Is "gay conversion therapy" fraud?: The damaging "treatment" could also be bad business — and soon banned in more states

A landmark case in New Jersey could hold an organization that practiced the now-banned "therapy" legally liable

By Mary Elizabeth Williams

Published June 3, 2015 2:53PM (EDT)

Chaim Levin     (AP/Amy Sussman)
Chaim Levin (AP/Amy Sussman)

If the simple fact that gay conversion therapy is repulsive and damaging isn't enough to get its proponents to cut it out, maybe they'll be persuaded by a different incentive — it might also soon be deemed as fraudulent. In New Jersey Wednesday, a jury is about to hear opening arguments in the fraud trial brought forth by four men and two of their mothers against Jews Offering New Alternatives for Healing, also known as JONAH — an organization that "works with those struggling with unwanted same-sex sexual attractions."

It's been a long time coming. The suit was filed back in 2012 — six months prior to Governor Christie's 2013 signing of a ban on gay conversion therapy. Assemblyman Tim Eustace — the bill's sponsor and an openly gay man — has called the practice "an insidious form of child abuse." But when the JONAH suit was originally filed, Southern Poverty Law Center attorney Samuel Wolfe went deeper, explaining, "This is the first time that plaintiffs have sought to hold conversion therapists liable in a court of law." The four men involved in the suit underwent "treatment" through the organization between 2007 and 2009.

As the Associated Press reports this week, the plaintiffs allege that "they underwent treatment that included being told to spend more time naked with their fathers and participating in role-playing in which they were subjected to anti-gay slurs in a locker room setting." They claim that JONAH was involved in "unconscionable practices, deception, fraud, false pretenses, false promises and misrepresentations." Representatives for JONAH, meanwhile, counter that "there's still debate over whether human sexual orientation is changeable and that it isn't an issue for courts to decide," and that the plaintiffs are attempting to "shut down the debate by making one viewpoint on the issue literally illegal." The American Psychological Association, World Health Organization, the American Medical Association, the American Academy of Pediatrics, the American Academy of Child and Adolescent Psychiatry and the American Counseling Association, among other leading groups, all oppose the practice.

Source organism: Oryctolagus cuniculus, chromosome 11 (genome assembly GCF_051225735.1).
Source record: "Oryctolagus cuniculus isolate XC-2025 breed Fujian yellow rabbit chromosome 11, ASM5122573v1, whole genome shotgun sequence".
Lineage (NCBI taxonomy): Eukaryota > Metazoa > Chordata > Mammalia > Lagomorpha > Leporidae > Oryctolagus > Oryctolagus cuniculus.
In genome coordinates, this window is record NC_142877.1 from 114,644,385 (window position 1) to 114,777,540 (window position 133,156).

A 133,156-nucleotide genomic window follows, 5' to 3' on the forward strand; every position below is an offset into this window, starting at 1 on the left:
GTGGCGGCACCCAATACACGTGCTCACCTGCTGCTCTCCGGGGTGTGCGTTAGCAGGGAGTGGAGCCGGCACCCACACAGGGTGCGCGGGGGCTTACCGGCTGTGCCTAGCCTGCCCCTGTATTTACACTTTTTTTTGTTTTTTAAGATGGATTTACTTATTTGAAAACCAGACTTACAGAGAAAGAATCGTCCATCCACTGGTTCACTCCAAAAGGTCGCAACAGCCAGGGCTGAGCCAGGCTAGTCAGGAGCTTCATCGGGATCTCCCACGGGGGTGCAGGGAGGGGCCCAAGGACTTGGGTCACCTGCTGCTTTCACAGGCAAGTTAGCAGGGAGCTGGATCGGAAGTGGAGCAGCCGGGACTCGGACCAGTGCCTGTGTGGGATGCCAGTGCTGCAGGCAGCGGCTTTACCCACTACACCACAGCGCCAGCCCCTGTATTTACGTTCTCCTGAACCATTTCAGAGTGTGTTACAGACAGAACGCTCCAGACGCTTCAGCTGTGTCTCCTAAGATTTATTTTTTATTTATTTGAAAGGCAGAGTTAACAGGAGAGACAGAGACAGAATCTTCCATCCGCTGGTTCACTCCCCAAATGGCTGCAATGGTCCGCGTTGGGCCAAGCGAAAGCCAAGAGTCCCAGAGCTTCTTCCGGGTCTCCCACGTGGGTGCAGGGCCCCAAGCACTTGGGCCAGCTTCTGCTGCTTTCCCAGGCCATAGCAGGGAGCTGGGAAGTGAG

Three years ago, the former JONAH clients told the New York Times they'd been given "false promises of inner transformation and humiliating techniques that included stripping naked in front of the counselor and beating effigies of their mothers. They paid thousands of dollars in fees over time, they said, only to be told that the lack of change in their sexual feelings was their own fault." On its site, JONAH vaguely describes its practices, noting for example that "At its core, male homosexuality is a matter of undeveloped manhood…. To illustrate a program employed to assist men with their masculine development, it is useful to cite the two hour sports activity we developed following each support group." And it notes that "Today's politically correct notion that homosexuality is merely an alternative lifestyle can complicate the healing process" and that "Successful clients are willing to go outside the comfort of their complaints and actually try to solve their problems."

JONAH further explains that "In most cases, sexual attraction to one's own sex is a maladapted, unhealthy response to trauma, or to events that block or sidetrack normal development. Studies (ironically, some of them conducted by gay organizations!) have shown clearly that the majority of men who feel same-sex attractions share certain traumatic experiences or dysfunctional family situations."

In case you're wondering, the American Psychiatric Association says that "No specific psychosocial or family dynamic cause for homosexuality has been identified, including histories of childhood sexual abuse. Sexual abuse does not appear to be more prevalent in children who grow up to identify as gay, lesbian, or bisexual, than in children who identify as heterosexual." And as Chaim Levin, a plaintiff in the suit who two years ago won a $3.5 million lawsuit against the cousin he says molested him, has explained, "Saying the abuse made you gay is terrible."

In addition to New Jersey's ban, gay conversion therapy is also outlawed in Oregon, California and the District of Columbia, with Illinois possibly following suit soon. Whatever happens next, this trial will be a litmus test for the multiple practitioners of conversion therapy out there who claim they can help clients "journey from unwanted same-sex attraction." And it may yet prove that the industry isn't just a bad idea, it's bad business.


Mary Elizabeth Williams

Mary Elizabeth Williams is a senior writer for Salon and author of "A Series of Catastrophes & Miracles."

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Conversion Therapy Jews Offering New Alternatives For Healing Lgbt